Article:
Designated Health Services: CMS finalized a clarification of what constitutes a “designated health service” for hospital inpatients. Now, any individual service provided by a hospital to an inpatient (such as an X-ray or diagnostic test) does not constitute a designated health service if the service does not affect the amount Medicare pays for the inpatient under a prospective payment system. This would mean that if a physician orders a diagnostic test for an inpatient, but did not admit the patient, the hospital would not be prohibited from billing for the admission so long as the physician who ordered the inpatient admission did not have an impermissible financial relationship with the hospital, and the diagnostic test ordered did not affect the hospital’s payment.

Period of Disallowance: CMS is deleting the Stark Law’s current process that providers can use to calculate the maximum “period of disallowance,” i.e., the period when, as a result of a prohibited financial relationship, a physician cannot make referrals of designated health services and entities cannot bill Medicare for the referred designated health services. By removing these provisions, CMS is arguably creating more flexibility to determine the appropriate period of disallowance on a case-by-case basis, but it may also introduce confusion by eliminating a provision that was intended to act as a bright line regulation.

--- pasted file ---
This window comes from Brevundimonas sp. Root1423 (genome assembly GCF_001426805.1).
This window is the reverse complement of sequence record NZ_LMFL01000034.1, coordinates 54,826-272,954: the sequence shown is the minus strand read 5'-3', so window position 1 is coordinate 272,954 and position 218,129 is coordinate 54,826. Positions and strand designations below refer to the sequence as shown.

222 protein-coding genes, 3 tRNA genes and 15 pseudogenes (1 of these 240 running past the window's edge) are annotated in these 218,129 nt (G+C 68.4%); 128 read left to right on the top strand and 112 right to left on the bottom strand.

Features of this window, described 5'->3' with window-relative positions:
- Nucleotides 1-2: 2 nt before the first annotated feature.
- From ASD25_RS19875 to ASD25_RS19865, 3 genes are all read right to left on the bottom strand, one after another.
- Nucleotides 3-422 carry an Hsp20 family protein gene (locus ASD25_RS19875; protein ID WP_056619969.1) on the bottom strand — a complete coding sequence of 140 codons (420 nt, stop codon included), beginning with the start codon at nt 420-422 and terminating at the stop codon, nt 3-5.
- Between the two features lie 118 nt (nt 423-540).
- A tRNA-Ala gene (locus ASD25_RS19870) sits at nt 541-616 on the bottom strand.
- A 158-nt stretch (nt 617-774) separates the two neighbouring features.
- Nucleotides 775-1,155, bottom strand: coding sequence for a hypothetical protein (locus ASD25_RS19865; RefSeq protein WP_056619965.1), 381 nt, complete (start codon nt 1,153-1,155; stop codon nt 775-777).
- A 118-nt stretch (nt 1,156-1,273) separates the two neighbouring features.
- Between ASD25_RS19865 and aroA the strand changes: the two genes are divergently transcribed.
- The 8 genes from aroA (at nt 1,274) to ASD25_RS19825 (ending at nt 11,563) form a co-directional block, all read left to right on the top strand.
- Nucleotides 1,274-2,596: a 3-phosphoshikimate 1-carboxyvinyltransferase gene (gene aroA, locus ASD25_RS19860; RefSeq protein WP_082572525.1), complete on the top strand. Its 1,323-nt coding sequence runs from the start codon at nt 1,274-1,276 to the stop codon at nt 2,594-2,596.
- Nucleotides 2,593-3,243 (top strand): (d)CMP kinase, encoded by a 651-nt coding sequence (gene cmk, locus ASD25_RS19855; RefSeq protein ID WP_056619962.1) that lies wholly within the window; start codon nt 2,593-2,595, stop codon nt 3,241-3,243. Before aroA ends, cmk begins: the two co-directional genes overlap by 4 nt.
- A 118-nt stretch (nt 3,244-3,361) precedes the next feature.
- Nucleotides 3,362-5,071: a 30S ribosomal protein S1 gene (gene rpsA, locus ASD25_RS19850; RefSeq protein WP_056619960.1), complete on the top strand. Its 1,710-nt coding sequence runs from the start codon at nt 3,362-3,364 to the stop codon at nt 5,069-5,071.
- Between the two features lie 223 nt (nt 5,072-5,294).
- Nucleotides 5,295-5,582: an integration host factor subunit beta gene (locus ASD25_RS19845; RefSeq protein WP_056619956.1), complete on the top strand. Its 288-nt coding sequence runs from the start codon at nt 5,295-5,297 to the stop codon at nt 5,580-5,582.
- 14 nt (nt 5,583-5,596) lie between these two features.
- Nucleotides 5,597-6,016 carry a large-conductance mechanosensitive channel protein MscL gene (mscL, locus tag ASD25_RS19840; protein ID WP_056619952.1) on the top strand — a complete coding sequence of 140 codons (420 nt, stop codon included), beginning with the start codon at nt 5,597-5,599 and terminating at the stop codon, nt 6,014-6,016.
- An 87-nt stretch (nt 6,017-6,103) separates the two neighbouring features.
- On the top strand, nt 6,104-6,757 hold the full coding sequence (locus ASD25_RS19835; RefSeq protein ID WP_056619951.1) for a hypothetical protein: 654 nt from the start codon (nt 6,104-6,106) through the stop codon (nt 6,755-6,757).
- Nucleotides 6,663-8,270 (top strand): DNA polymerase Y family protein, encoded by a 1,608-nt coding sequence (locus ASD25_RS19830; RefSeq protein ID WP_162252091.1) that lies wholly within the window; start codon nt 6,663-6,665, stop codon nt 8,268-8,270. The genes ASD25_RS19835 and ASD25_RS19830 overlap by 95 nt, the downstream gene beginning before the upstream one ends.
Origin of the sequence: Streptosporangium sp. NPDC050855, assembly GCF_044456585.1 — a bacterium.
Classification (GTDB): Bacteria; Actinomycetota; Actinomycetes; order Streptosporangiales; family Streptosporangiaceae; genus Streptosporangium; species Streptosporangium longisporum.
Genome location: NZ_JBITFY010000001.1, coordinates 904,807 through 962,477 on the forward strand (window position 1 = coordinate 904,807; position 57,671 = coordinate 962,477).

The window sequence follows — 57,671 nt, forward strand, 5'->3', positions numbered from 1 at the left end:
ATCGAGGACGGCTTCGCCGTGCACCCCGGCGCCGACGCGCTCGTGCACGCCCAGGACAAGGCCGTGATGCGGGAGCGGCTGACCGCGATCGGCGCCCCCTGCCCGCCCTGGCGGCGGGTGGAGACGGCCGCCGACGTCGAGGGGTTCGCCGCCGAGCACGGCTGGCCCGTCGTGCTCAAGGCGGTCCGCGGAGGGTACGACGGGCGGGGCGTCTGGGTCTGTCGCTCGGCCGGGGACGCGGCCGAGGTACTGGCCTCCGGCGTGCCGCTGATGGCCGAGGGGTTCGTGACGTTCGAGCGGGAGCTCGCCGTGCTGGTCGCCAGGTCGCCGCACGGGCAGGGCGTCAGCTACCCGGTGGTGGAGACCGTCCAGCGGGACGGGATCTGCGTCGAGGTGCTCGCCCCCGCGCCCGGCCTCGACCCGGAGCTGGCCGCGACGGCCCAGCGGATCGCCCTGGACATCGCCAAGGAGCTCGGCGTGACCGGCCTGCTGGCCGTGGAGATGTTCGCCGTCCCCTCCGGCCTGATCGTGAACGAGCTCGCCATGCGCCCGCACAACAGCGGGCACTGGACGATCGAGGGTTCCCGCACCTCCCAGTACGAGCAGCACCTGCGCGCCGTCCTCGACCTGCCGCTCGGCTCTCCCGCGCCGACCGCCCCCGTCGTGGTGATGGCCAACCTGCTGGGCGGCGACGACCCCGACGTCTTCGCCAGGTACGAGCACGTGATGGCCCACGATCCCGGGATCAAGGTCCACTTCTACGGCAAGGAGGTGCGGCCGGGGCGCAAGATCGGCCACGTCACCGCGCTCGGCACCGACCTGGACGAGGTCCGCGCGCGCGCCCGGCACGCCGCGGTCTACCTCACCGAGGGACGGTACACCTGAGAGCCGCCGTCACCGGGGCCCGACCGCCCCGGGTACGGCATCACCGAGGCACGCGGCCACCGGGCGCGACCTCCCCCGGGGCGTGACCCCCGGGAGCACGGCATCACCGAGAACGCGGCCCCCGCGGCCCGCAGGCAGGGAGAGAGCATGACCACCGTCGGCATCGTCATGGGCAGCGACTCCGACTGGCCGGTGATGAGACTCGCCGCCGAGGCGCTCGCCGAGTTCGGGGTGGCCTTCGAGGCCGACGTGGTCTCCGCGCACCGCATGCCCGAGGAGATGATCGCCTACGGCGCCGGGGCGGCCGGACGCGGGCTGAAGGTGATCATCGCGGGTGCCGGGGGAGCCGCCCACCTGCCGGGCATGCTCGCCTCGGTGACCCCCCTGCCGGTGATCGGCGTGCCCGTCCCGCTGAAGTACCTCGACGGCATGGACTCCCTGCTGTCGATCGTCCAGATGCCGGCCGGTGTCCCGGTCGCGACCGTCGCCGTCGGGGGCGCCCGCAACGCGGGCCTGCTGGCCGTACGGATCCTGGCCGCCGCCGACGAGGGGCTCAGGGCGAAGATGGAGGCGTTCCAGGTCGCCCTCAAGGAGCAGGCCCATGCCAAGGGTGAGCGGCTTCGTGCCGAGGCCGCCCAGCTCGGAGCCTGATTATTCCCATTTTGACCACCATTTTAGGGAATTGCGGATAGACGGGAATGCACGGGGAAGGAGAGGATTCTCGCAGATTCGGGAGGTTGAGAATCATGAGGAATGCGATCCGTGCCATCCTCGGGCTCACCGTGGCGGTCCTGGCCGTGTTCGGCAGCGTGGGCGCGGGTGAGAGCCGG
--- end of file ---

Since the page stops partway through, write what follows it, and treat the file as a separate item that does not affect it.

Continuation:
Group Practices: The final regulations include a number of changes to the group practice provision. One notable change is an express statement that “overall profits” means a group practice’s “entire profits” -- thus prohibiting different distribution methods based on different service lines. CMS acknowledges that although it views this change as a “clarification” only of its existing policy, the current regulation text does not “fully and exactly” reflect that policy. In addition, from a practical perspective group practices need sufficient time to adjust compensation methodologies, so the revised regulations will not take effect until January 1, 2022.